IDOMENI, Greece (Reuters) - Scores of migrants stranded on Greece’s northern border scuffled for free food and water on Thursday, struggling to seize eggs and bread thrown from a truck at the muddy tent city which has become their temporary home.
They were among thousands of people, many fleeing war-torn countries in the Middle East and Africa, braving rain, wind and cold temperatures for days at a camp near the town of Idomeni, hoping border shutdowns throughout the Balkans will be lifted.
No one has crossed into Macedonia this week, Greek authorities say, and at least 12,000 people are stranded in squalid conditions in the camp - nearly eight times its capacity.
More than 40 percent of those are children, aid groups on the ground estimate. Babies, some just weeks old, lie down on cardboard boxes. Scores suffer from respiratory conditions.
“My daughter and my wife are crying all the time for two days,” said 42-year-old Magir Asfour, who fled fighting in the Syrian city of Aleppo. “Our tent is wet. We didn’t sleep last night. It flooded.”
After two days of rainfall, their flimsy summer tent, like others pitched beside them, is soaked through. Nearby, men try, unsuccessfully, to light fires using anything dry - from plastic bags to old, worn-out clothes and nappies.
“I’m carrying wood in the morning and my wife is waiting two hours in the rain to get a couple of sandwiches and an orange for my child,” Asfour said.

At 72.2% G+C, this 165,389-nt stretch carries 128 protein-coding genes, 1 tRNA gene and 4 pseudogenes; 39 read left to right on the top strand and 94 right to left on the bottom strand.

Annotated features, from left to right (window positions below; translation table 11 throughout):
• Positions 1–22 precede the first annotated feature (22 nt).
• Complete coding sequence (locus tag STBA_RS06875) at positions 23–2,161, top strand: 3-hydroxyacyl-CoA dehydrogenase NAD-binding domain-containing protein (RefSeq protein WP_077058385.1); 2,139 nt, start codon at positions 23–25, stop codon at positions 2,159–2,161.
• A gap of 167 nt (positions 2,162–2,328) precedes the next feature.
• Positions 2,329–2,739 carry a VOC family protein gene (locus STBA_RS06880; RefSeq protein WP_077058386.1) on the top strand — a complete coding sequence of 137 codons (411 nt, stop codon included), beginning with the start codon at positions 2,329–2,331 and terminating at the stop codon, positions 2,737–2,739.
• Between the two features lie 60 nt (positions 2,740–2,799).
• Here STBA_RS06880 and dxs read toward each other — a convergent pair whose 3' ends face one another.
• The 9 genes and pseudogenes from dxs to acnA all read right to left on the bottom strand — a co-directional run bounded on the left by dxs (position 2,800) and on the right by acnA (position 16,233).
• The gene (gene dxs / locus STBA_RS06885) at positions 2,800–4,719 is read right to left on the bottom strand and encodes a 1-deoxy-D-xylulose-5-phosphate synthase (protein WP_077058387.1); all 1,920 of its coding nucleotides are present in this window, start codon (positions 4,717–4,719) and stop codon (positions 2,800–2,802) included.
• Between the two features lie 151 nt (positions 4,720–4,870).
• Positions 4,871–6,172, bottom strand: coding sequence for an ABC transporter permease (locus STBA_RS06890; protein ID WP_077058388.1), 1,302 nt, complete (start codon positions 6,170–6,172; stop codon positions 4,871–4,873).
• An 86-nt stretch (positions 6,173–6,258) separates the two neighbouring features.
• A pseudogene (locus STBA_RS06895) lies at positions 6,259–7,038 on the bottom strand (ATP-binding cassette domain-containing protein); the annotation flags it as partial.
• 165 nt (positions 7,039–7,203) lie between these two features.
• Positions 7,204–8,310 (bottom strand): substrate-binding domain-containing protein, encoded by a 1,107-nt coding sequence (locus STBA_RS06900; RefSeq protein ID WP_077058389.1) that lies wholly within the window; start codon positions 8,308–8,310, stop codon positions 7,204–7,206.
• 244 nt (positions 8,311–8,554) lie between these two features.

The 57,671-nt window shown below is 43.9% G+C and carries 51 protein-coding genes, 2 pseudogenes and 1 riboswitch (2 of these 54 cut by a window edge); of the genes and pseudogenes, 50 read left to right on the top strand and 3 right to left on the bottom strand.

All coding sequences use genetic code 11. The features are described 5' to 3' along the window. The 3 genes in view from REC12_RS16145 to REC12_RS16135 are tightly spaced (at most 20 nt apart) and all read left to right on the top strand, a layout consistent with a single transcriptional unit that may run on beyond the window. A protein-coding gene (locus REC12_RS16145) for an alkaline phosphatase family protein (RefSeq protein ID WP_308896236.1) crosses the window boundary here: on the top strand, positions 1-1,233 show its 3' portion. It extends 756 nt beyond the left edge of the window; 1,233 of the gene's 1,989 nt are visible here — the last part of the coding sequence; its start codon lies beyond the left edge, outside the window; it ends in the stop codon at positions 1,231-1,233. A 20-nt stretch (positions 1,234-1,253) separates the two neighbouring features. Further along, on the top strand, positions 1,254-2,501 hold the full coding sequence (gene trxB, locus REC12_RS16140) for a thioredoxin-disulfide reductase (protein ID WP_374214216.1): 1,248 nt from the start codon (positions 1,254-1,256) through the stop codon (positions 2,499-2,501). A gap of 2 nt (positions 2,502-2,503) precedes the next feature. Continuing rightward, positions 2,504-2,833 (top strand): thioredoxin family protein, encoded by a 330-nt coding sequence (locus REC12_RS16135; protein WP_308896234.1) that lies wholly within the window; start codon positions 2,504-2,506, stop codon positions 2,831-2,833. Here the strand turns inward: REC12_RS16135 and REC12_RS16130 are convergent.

It is a frequent sight across the camp: A young migrant boy trailing through the thick mud, dragging a blanket full of wet firewood to get him and others through the night.
Others are pushing cartfuls of logs to their family’s tent, and men stagger wearily along muddy pools of water, weighed down by heavy tree trunks on their shoulders.
Conditions show little sign of improving. Dozens jostled for supplies this week when a shipment of firewood ordered by non-governmental organizations arrived at the camp.
On Thursday, they climbed onto a truck packed with free supplies - rice, pasta, water, diapers - and tossed eggs and bags of food to fellow migrants.
By the latest count, there were more 41,000 refugees and migrants stranded in Greece on Thursday, a day after Macedonia sealed its razor-wired fence border with Greece to “illegal migrants” after Slovenia, Croatia and Serbia announced tight new restrictions on migrant entry.
More than 130,000 people have reached Europe from Turkey this year and despite the Balkan route being closed, arrivals to Greece continued unabated on Thursday, with more than 2,300 arrivals to its eastern Aegean islands by early morning.
Writing by Karolina Tagaris; Editing by Alison Williams